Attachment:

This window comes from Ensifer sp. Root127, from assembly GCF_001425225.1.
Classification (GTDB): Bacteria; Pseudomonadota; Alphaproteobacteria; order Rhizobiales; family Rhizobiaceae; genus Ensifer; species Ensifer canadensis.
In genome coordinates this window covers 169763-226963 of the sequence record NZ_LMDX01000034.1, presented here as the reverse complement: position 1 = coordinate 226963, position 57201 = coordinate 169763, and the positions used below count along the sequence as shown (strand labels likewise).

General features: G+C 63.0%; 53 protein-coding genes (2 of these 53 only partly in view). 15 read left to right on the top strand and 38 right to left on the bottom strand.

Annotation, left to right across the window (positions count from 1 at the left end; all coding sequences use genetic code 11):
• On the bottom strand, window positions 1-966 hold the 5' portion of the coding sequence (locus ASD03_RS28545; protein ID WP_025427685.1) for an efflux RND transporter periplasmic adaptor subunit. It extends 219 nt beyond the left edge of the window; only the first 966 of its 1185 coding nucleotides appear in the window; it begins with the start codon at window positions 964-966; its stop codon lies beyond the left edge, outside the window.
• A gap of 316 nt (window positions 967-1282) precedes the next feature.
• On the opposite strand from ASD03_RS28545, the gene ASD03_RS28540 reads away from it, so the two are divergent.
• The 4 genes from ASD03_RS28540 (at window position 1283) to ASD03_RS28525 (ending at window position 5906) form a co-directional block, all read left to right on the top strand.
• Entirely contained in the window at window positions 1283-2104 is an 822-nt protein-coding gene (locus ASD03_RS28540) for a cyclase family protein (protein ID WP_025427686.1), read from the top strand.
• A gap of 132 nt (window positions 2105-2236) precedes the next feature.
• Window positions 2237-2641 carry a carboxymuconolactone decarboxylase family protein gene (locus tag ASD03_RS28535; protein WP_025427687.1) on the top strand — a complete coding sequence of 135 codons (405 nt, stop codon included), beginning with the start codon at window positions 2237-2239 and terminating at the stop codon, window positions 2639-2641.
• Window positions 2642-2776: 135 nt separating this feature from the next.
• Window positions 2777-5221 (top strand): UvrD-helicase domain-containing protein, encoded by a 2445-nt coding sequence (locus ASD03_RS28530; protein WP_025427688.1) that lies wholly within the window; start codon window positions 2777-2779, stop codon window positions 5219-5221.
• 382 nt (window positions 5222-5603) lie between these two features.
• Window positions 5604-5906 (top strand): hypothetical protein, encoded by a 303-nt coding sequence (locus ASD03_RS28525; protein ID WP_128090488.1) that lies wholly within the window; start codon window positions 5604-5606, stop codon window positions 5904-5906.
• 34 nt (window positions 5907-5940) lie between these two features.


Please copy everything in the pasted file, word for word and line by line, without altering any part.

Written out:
This window comes from Ensifer sp. Root127, from assembly GCF_001425225.1.
Classification (GTDB): Bacteria; Pseudomonadota; Alphaproteobacteria; order Rhizobiales; family Rhizobiaceae; genus Ensifer; species Ensifer canadensis.
In genome coordinates this window covers 169763-226963 of the sequence record NZ_LMDX01000034.1, presented here as the reverse complement: position 1 = coordinate 226963, position 57201 = coordinate 169763, and the positions used below count along the sequence as shown (strand labels likewise).

General features: G+C 63.0%; 53 protein-coding genes (2 of these 53 only partly in view). 15 read left to right on the top strand and 38 right to left on the bottom strand.

Annotation, left to right across the window (positions count from 1 at the left end; all coding sequences use genetic code 11):
• On the bottom strand, window positions 1-966 hold the 5' portion of the coding sequence (locus ASD03_RS28545; protein ID WP_025427685.1) for an efflux RND transporter periplasmic adaptor subunit. It extends 219 nt beyond the left edge of the window; only the first 966 of its 1185 coding nucleotides appear in the window; it begins with the start codon at window positions 964-966; its stop codon lies beyond the left edge, outside the window.
• A gap of 316 nt (window positions 967-1282) precedes the next feature.
• On the opposite strand from ASD03_RS28545, the gene ASD03_RS28540 reads away from it, so the two are divergent.
• The 4 genes from ASD03_RS28540 (at window position 1283) to ASD03_RS28525 (ending at window position 5906) form a co-directional block, all read left to right on the top strand.
• Entirely contained in the window at window positions 1283-2104 is an 822-nt protein-coding gene (locus ASD03_RS28540) for a cyclase family protein (protein ID WP_025427686.1), read from the top strand.
• A gap of 132 nt (window positions 2105-2236) precedes the next feature.
• Window positions 2237-2641 carry a carboxymuconolactone decarboxylase family protein gene (locus tag ASD03_RS28535; protein WP_025427687.1) on the top strand — a complete coding sequence of 135 codons (405 nt, stop codon included), beginning with the start codon at window positions 2237-2239 and terminating at the stop codon, window positions 2639-2641.
• Window positions 2642-2776: 135 nt separating this feature from the next.
• Window positions 2777-5221 (top strand): UvrD-helicase domain-containing protein, encoded by a 2445-nt coding sequence (locus ASD03_RS28530; protein WP_025427688.1) that lies wholly within the window; start codon window positions 2777-2779, stop codon window positions 5219-5221.
• 382 nt (window positions 5222-5603) lie between these two features.
• Window positions 5604-5906 (top strand): hypothetical protein, encoded by a 303-nt coding sequence (locus ASD03_RS28525; protein ID WP_128090488.1) that lies wholly within the window; start codon window positions 5604-5606, stop codon window positions 5904-5906.
• 34 nt (window positions 5907-5940) lie between these two features.